If I was to list the following books ... could you tell me what the link is?
Yes, the well read and clever among you will know they were all written by the same man - Herbert George Wells.
Born on this day - September 21st - in 1886, HG Wells was an English writer and novelist. He actually wrote in many 'genres' - short stories, dozens of novels, and even social commentaries, history, satire, biography and autobiography - but is best known for his science fiction novels and works. In fact, I read that he is sometimes called the "father of science fiction", along with another brilliant author, Jules Verne.
Often, especially these days, as a writer one is expected to just write in one genre - crime fiction, 'chick lit' or women's literature, horror, science fiction, children's books, history, biography, academic etc et
But what I love about people like Wells is that he did it all. Like many of the great authors of the later 19th and early 20th century and some of my favourites - JRR Tolkien, CS Lewis - who weren't just writers but also educators, Wells started out as a teacher. And such was his imagination that he didn't stick to one type of writing, but diversified.
In fact, another of his books - The History of Mr Polly - is one of my favourite reads. It's a 'comic novel' about a man who feels very unfulfilled in life. It's also a bit of a social commentary on the times, English society at the turn of the 20th century, and in particular his descriptions of lower-middle-class life really tells us so much about life in those days.
But of course, it's his science fiction which has grabbed all the attention. Those books listed above have all been made into (several) successful films so lots of us know about the themes.
'The Time Machine' in particular has grabbed the imagination of readers down the years and it's also been credited with the popularization of the concept of time travel by using a vehicle or device to travel forward or backward through time - think 'Back to the Future' - love those films!
Actually, it was HG Wells who coined the term "time machine"! What a legend!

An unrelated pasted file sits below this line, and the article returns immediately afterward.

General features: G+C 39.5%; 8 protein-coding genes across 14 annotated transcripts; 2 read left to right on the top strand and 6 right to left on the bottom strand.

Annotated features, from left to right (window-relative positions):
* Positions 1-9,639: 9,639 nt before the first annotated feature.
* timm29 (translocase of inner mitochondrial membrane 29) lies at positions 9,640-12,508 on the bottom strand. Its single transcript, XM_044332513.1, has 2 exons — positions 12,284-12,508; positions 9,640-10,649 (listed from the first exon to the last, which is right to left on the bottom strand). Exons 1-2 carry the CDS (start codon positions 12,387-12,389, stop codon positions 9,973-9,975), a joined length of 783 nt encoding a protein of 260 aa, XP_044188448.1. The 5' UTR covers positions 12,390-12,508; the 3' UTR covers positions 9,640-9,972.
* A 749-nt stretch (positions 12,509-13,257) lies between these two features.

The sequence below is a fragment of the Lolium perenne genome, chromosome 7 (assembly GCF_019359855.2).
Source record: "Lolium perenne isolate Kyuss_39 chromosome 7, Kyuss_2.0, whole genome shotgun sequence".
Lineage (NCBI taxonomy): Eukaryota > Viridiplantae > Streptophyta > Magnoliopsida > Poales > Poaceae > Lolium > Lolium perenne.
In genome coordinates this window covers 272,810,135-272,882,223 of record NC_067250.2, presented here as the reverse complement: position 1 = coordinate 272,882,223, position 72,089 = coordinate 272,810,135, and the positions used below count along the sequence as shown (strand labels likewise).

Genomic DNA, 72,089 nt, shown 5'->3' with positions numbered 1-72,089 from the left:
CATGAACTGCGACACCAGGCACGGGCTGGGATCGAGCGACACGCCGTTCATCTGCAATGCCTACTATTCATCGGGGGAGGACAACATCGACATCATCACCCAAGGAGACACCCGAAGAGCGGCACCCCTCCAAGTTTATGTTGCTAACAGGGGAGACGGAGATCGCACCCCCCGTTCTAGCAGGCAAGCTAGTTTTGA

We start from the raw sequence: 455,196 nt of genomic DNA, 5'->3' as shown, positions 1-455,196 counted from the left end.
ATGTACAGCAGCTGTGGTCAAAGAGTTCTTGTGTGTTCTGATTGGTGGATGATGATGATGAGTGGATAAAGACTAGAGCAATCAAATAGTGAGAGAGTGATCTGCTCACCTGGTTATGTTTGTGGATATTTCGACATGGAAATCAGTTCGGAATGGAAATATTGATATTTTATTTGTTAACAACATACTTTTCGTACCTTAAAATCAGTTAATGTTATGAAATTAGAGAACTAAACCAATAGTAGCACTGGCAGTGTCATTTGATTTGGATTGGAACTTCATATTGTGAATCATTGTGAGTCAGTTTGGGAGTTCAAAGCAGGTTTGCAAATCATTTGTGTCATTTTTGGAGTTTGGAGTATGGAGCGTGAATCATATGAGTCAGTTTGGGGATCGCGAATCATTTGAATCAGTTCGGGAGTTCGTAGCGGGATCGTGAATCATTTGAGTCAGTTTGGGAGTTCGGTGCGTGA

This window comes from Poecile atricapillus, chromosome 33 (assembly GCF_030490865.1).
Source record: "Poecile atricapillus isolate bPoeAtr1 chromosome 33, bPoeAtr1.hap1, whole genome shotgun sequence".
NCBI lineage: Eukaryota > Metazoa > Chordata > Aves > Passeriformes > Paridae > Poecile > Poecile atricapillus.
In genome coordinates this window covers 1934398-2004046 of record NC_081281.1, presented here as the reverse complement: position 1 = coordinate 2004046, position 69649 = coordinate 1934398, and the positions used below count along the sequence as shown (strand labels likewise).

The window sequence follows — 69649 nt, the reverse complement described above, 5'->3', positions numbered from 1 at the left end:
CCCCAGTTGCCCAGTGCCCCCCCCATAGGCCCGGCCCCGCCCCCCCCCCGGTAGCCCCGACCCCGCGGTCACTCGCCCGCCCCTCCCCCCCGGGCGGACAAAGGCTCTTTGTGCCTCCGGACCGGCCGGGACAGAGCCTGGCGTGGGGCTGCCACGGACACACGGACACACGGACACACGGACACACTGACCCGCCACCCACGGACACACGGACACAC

I'm absolutely intrigued by the idea of travelling in time, although I always say that I wouldn't want to travel to far into the future ... just a few years here and there to see how life might work out for us might be good for starters. In Wells' novels, and other time travelling works, the reality of life far into the future is not always what's expected, it's not utopian and it's often overwhelmingly so different that the plot or story invariably doesn't work out well.
To celebrate HG Wells, today I am sticking with the idea of time ... which he obviously spent a lot of time not just writing, but also thinking about.
'The Time Machine'', which was published in 1895, is not just about a vision of the future, but also a commentary on the increasing inequality and class divisions of late Victorian England. It's also about dreams and aspirations for the future, but also human ambition and what people will do to see their visions a reality ... and so much more!
But for those of us who fancy a bit of 'time travel', for those of us who maybe live with the future always just out of reach, it's easy to forget to live in the moment.
As Wells reminds us in this thought, we can get obsessed by time, by always looking ahead and thinking about what might be over the next hill. We might be one of those who always thinks the grass will be greener in the field just down the way. Or one of those people who constantly fixates on what life might be like in the future, when everything is bigger, better and more successful, rather than enjoying THIS day, this moment!
It's a good lesson.
So, to celebrate this day and the life and works of HG Wells, I'm going to try to remember this not just today ... but down the line as well ... (There I go, thinking about the future!)
I love this idea that 'each moment of life is a miracle and mystery'.
May we never take 'today' for granted or risk missing out on the joyful moments of today by always thinking about tomorrow.